I have been turned down for exactly one job that I interviewed for.
That’s not to say my resume hasn’t been tossed in the trash or that every offer worked out, but, once I get to the human phase of the process, I’m pretty much money.
Here are six tips to help you on your next interview.
Don’t Interview for a Job You’re Not Interested in
Look, I know part of the interview process is for the interviewee to ask questions and learn about the position. That’s not what I’m talking about. What I’m talking about is doing interviews for the sake of doing interviews.
For example, don’t agree to an interview for a Social Media Strategist position if you hate social media. Sometimes, if a person is headhunted or recommended for a position, he or she feels obligated to interview for the position. It’s better to turn it down, which leads me to my next point.
Do: Be Passionate
You can’t be passionate about a position you’re not interested in. You may ask what’s the harm in not showing passion for a position you’re not interested in anyway, but candidates get talked about. Especially for positions within the same company.
For example, if you interview for position x and position y with company z and you really want position y and are interviewing for position x out of obligation, the hiring manager for position y will hear from the hiring manager for position x about how listless you are.
Also, there is a common idiom in the hiring world: “Hire passion. Teach talent.”
I very much subscribe to this. If you hire a very talented person who lacks passion, you are going to have to motivate them extrinsically every day and that person’s skills probably will stagnate.
But, if you hire a person who is very passionate but not quite up to the level of talent you’re looking for, that person will be intrinsically motivated, not only to do the job, but become better at the job.
Do: Be Honest
Don’t lie. Don’t even exaggerate. Just don’t do this. In the era we’re in, a company can very easily check on your claims.
This is an automatic disqualifier if you get caught. But at the same time…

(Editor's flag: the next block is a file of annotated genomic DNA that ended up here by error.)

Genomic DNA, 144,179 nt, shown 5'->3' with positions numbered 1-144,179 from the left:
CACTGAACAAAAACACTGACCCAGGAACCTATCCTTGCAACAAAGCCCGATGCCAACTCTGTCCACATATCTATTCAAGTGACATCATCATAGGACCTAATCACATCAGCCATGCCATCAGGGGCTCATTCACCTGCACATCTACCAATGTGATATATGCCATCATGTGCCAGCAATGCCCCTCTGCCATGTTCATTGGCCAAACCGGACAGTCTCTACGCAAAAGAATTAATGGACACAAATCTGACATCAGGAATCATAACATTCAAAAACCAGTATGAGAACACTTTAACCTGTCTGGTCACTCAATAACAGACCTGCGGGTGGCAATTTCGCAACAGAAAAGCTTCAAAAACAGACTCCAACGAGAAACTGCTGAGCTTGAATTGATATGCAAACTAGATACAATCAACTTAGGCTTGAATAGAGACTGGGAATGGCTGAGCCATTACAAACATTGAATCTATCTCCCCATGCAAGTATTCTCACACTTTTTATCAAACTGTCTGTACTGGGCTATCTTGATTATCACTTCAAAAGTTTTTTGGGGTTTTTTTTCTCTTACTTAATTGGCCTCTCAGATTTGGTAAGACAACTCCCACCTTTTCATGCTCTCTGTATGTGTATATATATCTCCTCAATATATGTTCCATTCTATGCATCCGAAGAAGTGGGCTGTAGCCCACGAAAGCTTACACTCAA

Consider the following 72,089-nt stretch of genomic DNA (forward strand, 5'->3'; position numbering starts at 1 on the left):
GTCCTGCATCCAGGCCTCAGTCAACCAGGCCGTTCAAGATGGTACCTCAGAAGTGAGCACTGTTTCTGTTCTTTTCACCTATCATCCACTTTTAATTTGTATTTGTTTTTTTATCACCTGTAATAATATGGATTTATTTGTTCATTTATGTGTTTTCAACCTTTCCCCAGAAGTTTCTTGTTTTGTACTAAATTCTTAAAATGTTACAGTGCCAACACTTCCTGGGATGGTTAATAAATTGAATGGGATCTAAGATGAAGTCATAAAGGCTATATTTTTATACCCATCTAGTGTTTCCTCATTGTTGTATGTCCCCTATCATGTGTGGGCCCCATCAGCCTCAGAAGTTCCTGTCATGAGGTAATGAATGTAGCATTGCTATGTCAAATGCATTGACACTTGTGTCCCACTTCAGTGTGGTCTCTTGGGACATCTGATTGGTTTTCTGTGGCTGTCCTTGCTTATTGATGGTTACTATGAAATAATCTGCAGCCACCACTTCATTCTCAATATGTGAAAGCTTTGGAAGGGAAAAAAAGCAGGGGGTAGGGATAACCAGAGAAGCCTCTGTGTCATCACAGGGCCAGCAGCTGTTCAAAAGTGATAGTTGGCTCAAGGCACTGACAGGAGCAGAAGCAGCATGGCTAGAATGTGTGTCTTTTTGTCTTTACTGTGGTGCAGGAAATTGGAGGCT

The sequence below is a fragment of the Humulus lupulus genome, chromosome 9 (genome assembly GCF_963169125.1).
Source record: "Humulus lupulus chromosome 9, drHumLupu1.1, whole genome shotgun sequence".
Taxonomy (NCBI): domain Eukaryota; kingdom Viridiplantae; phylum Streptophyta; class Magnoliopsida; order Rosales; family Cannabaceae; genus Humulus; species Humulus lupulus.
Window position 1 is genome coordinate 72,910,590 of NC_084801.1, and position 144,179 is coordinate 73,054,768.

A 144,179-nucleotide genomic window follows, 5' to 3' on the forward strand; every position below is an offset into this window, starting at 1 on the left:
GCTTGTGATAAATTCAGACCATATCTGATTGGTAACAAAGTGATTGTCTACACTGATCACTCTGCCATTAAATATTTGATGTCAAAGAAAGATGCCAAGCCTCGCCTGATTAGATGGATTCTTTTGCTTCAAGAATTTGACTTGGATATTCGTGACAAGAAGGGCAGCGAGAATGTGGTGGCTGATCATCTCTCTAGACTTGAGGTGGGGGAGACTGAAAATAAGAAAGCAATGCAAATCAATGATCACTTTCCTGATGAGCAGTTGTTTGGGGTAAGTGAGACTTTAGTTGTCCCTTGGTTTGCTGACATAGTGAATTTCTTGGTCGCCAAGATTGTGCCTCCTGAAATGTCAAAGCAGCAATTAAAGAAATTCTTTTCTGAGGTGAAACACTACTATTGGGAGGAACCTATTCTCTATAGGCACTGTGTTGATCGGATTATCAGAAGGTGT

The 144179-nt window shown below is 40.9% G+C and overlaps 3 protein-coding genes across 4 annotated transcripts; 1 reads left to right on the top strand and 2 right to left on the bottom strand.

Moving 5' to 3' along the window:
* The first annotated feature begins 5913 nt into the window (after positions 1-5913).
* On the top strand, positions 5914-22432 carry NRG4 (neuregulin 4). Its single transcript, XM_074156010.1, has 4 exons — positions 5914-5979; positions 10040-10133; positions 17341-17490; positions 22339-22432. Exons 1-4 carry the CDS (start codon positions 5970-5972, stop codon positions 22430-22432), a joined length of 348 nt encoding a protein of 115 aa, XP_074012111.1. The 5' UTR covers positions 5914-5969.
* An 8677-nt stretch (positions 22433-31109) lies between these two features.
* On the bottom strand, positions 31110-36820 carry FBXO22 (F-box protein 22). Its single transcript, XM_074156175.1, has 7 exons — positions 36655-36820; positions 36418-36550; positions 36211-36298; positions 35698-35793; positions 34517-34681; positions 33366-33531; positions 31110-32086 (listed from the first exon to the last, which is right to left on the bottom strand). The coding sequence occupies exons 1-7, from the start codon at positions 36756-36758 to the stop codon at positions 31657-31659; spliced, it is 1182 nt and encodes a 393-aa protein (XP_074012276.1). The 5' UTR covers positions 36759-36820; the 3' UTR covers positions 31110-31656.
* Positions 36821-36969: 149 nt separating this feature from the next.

Don’t Sell Yourself Short
While you don’t want to exaggerate, you also don’t want to sell yourself short. If you have relevant experience, bring it up, not matter how distantly connected it may be.
For example, if you’re interviewing to be a web developer and you have no experience working as a web developer for another company, but you’ve sold T-Shirts at The Gap, tell you’re interviewer you have great ideas selling to other people. Tell the interviewer that you will better people to sell your ideas for a project better than any other web developer.
Don’t be Negative
If you’re leaving another job for the position you’re interviewing for, you’ll get this question: “Why do you want to leave your job at x?”
Maybe the answer is easy. Maybe you’re graduating, and you’re just moving on. Maybe you hate your current job more than a dentist visit, but never say that. Again, don’t lie, but don’t be negative. This goes back to the rule of not interviewing for a position you’re not interested in. As long as you don’t do that, you can focus on the positives of the potential position.
When I interviewed with Fox Sports, they asked my why I wanted to leave ESPN. I didn’t want to leave ESPN. I loved ESPN. ESPN was great. However, a friend of mine said I should check out the position at Fox so, I did. Plus, you should always have options.
Do Sell What You’ve Learned
Failures happen. Successes happen. Some you can control, and others, you can’t.
For example, three years ago, I built a product for ESPN called MyESPN, which was a startpage similar to iGoogle. Two years later, it was shut down. Failure? Maybe. Success? Maybe.
At the end of the day, if you’re halfway qualified, you’re going to have successes and failures in a position. But the more you learn, the less likely you are to repeat your failures and the more likely you are to repeat your successes.
So there are three dos and three don’ts for interviewing. Do you agree with the list? What are some things you’ve picked up from interviewing?
Cody is a Product Manager and Social Media Specialist at ESPN. He manages, conceptualizes and develops many of the social aspects of ESPN.com. He also is Founder and CEO for Gunner Technology, Inc an end-to-end Web strategy company, providing solutions for businesses. Previously, Cody worked as a developer for ESPN.com, building many of the live scoreboards and GameCast applications. In a previous life, he covered Florida Gator sports as a beat reporter, talk show host and television producer. Cody earned an MBA, Masters Degree in Communication and Bachelors Degree in Journalism from the University of Florida. He currently lives in Los Angeles. To find out more, read his blog, follow him on Twitter and connect on LinkedIn.